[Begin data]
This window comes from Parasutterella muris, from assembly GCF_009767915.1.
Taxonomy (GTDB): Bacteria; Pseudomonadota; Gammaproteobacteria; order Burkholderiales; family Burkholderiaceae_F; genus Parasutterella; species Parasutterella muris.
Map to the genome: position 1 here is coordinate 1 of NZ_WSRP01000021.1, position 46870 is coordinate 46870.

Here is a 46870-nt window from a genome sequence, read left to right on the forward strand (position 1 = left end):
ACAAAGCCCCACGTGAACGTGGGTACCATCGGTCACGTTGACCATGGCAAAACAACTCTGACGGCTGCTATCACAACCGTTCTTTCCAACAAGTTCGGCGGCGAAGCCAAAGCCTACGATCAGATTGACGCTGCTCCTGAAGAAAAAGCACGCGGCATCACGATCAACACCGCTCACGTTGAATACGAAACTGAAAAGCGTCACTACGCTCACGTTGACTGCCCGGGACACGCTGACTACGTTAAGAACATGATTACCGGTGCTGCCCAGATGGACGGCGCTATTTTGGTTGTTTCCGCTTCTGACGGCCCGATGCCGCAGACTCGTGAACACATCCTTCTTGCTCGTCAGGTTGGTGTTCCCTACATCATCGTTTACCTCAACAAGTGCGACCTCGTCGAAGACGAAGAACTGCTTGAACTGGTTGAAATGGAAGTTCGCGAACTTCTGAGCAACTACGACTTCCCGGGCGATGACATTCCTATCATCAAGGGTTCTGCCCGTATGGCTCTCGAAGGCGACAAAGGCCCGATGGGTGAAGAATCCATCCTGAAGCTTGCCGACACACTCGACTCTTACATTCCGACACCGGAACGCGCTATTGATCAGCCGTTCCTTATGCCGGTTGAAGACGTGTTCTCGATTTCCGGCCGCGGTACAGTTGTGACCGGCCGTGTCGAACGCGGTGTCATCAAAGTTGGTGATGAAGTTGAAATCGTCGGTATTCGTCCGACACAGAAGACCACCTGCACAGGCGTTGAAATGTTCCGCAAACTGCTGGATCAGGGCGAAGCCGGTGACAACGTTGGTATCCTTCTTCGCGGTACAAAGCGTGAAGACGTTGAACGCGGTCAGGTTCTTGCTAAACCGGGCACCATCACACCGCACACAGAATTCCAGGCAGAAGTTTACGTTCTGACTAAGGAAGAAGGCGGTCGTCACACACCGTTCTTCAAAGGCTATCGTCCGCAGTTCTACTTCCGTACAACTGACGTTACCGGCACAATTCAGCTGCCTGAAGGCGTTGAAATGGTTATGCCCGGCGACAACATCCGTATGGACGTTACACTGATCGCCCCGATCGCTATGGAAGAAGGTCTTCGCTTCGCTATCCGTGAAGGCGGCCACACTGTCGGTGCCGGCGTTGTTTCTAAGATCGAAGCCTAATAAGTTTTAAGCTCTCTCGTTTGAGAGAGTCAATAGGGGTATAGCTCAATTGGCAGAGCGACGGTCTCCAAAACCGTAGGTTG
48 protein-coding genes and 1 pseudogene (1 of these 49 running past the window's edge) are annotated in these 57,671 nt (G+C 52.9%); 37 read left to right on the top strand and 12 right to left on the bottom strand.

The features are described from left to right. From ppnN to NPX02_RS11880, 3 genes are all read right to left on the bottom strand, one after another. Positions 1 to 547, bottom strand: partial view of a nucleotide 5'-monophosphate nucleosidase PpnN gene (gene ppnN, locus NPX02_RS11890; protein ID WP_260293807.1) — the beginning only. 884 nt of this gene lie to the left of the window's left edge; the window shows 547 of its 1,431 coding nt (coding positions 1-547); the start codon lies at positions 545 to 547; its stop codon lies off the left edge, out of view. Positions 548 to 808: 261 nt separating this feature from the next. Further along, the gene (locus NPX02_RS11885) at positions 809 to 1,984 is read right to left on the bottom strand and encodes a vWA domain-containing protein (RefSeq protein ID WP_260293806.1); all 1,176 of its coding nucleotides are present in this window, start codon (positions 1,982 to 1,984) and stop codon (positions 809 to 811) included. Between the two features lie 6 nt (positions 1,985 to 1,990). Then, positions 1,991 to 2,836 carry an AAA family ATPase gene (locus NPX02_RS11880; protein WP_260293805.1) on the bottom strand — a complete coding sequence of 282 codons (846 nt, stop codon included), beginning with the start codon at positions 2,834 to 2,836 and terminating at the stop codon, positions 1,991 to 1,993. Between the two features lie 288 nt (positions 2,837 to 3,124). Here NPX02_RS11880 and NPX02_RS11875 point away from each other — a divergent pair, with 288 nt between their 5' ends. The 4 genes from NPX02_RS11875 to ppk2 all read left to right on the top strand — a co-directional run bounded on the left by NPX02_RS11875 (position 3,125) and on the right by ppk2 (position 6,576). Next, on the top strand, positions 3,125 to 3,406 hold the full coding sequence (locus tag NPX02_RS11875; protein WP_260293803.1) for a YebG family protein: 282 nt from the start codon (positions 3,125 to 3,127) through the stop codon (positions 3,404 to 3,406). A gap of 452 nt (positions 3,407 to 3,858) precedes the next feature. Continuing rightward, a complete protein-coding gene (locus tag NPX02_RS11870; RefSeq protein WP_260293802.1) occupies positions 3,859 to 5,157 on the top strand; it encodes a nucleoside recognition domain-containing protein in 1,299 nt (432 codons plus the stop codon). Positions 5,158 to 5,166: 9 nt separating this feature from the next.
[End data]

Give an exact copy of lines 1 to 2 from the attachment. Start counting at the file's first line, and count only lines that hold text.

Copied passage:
This window comes from Parasutterella muris, from assembly GCF_009767915.1.
Taxonomy (GTDB): Bacteria; Pseudomonadota; Gammaproteobacteria; order Burkholderiales; family Burkholderiaceae_F; genus Parasutterella; species Parasutterella muris.